Covid-19 has had - and still is having - many negative economic implications across the globe. It has made economies to bleed, slowdown, move towards and even into and beyond red territories. It has led to reduced sales volumes, reduced sales revenues, reduced profits and dividends as well as reduced growth prospects.
Although there have been some signs of economic recovery from the pandemic in some countries, there are threats of this recovery being derailed by new waves of Covid-19. The need for various responses including policy ones to address the pandemic and eventually deliver recovery cannot be overemphasized. This piece gives some perspectives on the July 27, 2021 policy response from the Bank of Tanzania (BoT) that aim at delivering recovery from Covid-19.
Economic recovery in the context of this article is the process through which all the negative business and economic aspects are changed for the better.
It is all about turning around things and pumping new life into struggling businesses and economies at all levels. It is about businesses bouncing back to pre-Covid-19 growth paths and beyond. It revolves around the axis of moving from red to green territories by way of kissing goodbye losses and making profits. It is all about stopping economies from bleeding and slowing down. It is going back to improved sales volumes, sales revenues, profits and dividends as well as growth prospects and trajectories.
Recovery is not a linear function but a non-linear one punctuated with ups and downs. Various policy measures can trigger and sustain recovery. These include those announced by BoT on July 27 as partly outlined in what follows.
Reduction of reserves
This policy measure is on reduction of statutory minimum reserve (SMR) requirement for banks that will extend credit at interest rate not exceeding ten percent annually to agriculture.
Such banks will be eligible to a reduction in SMR amount, equivalent to the loan extended. This is likely to make banks more liquid and increase lending to agriculture sector. If the broad definition of agriculture including crops, livestock and fishing and their many, long and highly intertwined value chains and nodes is taken, then a very wide ecosystem stand to benefit from this measure thereby delivering recovery.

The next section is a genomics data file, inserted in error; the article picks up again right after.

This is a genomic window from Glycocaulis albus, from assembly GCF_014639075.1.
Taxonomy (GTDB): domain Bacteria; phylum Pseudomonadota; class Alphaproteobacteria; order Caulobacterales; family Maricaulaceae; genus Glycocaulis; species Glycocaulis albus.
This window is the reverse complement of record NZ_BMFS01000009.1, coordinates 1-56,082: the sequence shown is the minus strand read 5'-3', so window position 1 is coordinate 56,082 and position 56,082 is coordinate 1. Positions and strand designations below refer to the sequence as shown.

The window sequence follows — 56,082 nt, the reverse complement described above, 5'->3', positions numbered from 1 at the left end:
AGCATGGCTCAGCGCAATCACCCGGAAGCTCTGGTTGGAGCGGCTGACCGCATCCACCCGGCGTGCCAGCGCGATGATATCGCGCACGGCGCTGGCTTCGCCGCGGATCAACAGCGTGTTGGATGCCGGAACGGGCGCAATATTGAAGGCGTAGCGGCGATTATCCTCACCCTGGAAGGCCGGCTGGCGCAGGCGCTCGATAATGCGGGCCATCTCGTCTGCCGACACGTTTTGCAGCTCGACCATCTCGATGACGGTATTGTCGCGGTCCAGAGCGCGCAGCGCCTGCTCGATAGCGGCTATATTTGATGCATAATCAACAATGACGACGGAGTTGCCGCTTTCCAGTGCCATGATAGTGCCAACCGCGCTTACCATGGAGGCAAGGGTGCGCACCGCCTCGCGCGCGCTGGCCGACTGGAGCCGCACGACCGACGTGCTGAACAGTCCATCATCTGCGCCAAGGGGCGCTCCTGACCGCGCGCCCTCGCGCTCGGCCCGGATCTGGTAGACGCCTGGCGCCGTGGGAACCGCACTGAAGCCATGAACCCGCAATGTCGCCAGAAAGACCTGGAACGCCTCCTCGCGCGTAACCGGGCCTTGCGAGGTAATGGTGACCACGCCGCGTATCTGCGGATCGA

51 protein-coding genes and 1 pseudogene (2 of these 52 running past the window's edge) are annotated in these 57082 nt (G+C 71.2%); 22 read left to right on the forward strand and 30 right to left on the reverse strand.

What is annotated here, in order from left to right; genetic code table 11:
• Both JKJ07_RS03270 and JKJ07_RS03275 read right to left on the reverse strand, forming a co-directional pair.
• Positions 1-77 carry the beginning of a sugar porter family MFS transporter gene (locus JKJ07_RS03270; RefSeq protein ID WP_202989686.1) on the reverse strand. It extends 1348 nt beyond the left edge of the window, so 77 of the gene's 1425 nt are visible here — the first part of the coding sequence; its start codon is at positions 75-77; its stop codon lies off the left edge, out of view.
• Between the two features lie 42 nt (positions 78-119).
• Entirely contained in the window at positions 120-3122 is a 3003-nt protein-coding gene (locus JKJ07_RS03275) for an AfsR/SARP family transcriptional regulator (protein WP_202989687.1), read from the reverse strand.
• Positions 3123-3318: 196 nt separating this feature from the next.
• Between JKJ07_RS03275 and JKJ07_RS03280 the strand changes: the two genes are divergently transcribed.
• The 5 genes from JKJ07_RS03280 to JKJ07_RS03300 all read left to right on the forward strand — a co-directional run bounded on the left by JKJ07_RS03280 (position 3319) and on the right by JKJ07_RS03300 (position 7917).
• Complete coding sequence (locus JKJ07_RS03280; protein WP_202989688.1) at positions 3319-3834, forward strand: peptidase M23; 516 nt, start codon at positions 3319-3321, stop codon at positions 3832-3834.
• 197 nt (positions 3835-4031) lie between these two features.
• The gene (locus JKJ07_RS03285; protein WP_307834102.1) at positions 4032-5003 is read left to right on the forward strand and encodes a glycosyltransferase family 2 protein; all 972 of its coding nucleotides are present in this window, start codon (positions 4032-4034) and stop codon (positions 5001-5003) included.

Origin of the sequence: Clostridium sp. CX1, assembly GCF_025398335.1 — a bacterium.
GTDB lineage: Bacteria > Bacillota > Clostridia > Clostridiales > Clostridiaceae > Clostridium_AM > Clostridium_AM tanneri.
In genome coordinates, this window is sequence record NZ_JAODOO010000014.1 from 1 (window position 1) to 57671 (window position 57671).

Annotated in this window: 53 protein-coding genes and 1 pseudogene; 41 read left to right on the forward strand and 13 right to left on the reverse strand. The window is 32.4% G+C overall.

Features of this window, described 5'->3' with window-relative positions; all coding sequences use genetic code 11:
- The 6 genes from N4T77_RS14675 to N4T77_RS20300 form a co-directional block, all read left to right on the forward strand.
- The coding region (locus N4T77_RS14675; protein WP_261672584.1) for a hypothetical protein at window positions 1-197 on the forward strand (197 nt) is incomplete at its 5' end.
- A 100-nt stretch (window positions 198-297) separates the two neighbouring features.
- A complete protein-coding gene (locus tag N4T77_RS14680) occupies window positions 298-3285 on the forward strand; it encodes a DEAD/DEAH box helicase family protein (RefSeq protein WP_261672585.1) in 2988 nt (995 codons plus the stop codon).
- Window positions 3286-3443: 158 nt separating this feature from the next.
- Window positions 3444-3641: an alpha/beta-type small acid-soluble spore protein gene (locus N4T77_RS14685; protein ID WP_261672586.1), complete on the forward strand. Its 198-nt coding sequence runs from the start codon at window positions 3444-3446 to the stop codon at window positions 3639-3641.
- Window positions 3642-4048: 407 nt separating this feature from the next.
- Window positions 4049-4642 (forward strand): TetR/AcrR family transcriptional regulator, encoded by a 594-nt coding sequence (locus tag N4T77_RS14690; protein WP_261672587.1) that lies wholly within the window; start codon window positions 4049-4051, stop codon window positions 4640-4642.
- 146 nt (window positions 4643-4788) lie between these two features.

Relaxation of agent banking
This measure has removed the regulatory requirement of business experience of at least 18 months for applicants of agent banking business. New entrants in this space will be required to have just National ID Card or National ID Number. This policy measure is expected to increase in loanable funds to banks through deposit mobilization. The measure also intends to lower lending rates.
This can deliver recovery through increased employment in agency banking and related activities and by extension through more financial inclusion. However, the highly disputed high mobile phone transactions levy saga has to be solved for this measure to be effective.
Introduction of special loan
BoT shall provide a special loan amounting to one trillion Shillings to financial institutions at three percent per annum for pre-financing or re-financing of new loans to the private sector. This implies reduced cost of borrowing to private sector.
Such funds will attract interest rate of not more than ten percent on part of private sector.
This measure intends to increase liquidity to banks and reduce lending rates. At such times as these of economic challenges posed by Covid-19, increased liquidity and low interest rates are among the prerequisites for recovery.
Reduction of risk weight on loans
Lending is risky and depends on risk appetite of lenders. BoT shall reduce risk weight on different categories of loans. This implies increased risk appetite and risk loving as opposed to being risk averse.
This measure will provide opportunity for banks to extend more credit to the private sector than before due to increased allowable risk appetite. More credit is good economics for recovery.
The expansionary monetary policy instruments applied by BoT are highly welcome as potentially good for recovery from Covid-19. They need to be monitored and evaluated along with the ones issued in May 2020.
Monetary policy responses alone will not deliver the recovery we want. Expansionary fiscal policies, too, are needed for a faster, sustainable and more meaningful recovery from Covid-19.
The author is Associate Professor of Economics at Mzumbe University and Acting Principal of Mzumbe University Dar es Salaam Campus